http://www.golfclubatlas.com/forum/index.php/topic,50805.0.html  Sherwood Forest

http://www.golfclubatlas.com/forum/index.php/topic,32655.0.html  Woking

http://www.golfclubatlas.com/forum/index.php/topic,50427.0.html  Berkhamsted

http://www.golfclubatlas.com/forum/index.php/topic,46538.0.html  Coxmoor

http://www.golfclubatlas.com/forum/index.php/topic,37725.0.html  Temple

http://www.golfclubatlas.com/forum/index.php/topic,38973.0.html  Little Aston

http://www.golfclubatlas.com/forum/index.php/topic,30965.0.html  Beau Desert

http://www.golfclubatlas.com/forum/index.php/topic,33988.0.html  Notts

http://www.golfclubatlas.com/forum/index.php/topic,50088.0.html  The Old Course

http://www.golfclubatlas.com/forum/index.php/topic,50086.0.html  The New Course

http://www.golfclubatlas.com/forum/index.php/topic,50078.0.html  The Castle Course

http://www.golfclubatlas.com/forum/index.php/topic,30926.0.html  Kington

http://www.golfclubatlas.com/forum/index.php/topic,37526.0.html   Harborne

http://www.golfclubatlas.com/forum/index.php/topic,49998.0.html   Worcester G&CC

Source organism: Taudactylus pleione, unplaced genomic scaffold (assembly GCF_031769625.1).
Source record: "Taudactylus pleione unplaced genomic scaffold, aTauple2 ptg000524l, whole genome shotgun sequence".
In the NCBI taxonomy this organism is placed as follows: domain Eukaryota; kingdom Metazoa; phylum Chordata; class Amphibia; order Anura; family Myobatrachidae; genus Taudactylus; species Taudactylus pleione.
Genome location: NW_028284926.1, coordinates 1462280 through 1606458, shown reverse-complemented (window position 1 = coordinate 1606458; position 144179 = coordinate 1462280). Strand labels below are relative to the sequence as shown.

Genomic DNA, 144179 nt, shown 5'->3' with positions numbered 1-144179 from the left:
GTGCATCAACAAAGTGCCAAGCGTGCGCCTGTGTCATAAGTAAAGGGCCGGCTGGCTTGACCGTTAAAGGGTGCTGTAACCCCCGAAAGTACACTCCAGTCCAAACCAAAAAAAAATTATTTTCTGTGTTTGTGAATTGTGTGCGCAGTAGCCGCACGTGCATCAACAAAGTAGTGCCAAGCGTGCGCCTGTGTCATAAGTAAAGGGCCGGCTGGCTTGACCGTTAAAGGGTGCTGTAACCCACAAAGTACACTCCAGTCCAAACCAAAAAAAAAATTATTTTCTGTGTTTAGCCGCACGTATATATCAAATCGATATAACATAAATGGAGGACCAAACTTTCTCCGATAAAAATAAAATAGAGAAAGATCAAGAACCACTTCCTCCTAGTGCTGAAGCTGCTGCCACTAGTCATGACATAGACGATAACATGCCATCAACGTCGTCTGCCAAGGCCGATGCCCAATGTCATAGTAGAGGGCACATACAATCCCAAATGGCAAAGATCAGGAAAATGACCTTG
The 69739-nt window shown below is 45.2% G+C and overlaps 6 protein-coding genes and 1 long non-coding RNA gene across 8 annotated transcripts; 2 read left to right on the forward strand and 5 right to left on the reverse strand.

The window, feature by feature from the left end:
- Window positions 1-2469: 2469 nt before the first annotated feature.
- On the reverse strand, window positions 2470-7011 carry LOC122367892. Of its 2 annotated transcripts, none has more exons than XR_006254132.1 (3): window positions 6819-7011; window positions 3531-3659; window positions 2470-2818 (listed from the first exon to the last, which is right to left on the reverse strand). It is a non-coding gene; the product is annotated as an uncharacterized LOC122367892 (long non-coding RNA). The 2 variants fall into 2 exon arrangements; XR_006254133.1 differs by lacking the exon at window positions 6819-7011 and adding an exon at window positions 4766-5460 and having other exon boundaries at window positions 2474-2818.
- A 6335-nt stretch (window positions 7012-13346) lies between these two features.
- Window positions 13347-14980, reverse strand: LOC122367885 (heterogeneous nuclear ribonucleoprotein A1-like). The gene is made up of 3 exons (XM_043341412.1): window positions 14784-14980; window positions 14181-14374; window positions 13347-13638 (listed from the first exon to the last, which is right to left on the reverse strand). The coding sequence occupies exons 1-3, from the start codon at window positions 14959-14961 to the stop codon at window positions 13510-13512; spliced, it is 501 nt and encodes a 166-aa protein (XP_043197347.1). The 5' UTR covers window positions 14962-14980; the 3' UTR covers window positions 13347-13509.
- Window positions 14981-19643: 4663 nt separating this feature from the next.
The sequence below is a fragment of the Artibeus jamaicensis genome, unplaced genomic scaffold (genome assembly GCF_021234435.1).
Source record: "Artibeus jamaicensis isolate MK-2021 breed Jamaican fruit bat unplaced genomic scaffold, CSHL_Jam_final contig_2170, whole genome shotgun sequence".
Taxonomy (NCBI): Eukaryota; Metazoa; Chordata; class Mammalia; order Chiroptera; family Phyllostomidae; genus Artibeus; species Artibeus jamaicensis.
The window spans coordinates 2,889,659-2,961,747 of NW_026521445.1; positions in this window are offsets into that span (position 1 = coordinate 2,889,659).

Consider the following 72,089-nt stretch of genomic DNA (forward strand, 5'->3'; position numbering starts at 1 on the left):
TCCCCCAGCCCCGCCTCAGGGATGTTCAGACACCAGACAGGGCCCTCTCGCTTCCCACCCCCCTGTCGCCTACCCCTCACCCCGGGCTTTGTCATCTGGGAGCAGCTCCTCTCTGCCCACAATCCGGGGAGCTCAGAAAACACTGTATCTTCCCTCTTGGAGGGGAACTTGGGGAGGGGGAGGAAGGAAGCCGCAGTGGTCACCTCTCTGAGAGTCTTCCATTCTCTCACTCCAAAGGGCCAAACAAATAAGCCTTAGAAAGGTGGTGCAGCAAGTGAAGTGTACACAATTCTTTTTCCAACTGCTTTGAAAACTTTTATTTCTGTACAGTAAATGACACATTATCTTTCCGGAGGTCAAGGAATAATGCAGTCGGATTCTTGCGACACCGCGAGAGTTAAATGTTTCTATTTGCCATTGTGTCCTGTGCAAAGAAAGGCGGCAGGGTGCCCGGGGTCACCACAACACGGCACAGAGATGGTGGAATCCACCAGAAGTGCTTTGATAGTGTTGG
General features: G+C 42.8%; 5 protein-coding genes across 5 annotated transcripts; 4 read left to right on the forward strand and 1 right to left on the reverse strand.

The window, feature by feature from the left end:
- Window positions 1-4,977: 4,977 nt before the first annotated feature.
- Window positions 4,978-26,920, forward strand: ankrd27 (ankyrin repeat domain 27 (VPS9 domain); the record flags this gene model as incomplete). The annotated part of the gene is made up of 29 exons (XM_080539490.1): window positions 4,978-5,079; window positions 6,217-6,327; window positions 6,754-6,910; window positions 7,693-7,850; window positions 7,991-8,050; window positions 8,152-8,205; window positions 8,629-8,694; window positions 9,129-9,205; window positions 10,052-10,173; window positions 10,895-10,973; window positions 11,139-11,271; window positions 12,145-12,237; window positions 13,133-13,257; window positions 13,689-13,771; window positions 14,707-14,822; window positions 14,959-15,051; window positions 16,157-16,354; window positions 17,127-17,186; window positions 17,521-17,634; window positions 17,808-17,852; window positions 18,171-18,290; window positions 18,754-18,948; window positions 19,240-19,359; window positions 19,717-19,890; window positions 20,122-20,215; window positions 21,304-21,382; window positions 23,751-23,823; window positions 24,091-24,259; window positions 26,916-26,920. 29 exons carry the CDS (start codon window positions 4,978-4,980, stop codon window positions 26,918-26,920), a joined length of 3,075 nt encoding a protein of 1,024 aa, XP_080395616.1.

Ciao
 
« Last Edit: April 01, 2012, 03:34:37 AM by Sean Arble »
New plays planned for 2024: Fraserburgh, Turnberry, Isle of Harris, Benbecula, Askernish, Traigh, Iona, Tobermory, Minehead & Cruden Bay St Olaf

Ben Stephens

  • Karma: +0/-0
Re: The Quarries of CLEEVE CLOUD: 2011/12 Winter Tour
« Reply #38 on: April 01, 2012, 03:47:40 PM »
Sean (or should it be Fidel? with a red cap and a cigar! ;D),

Firstly for the game of golf 'Walking in the Clouds' I had a hoot walking up and down the 'Himalayan' course at Cleeve Hill

Secondly for the updated photo thread which included me in that blasted ditch on the 18th - my ball just caught the top of the bank and came back in the ditch and rolled downwards from right to left by 30 yards!!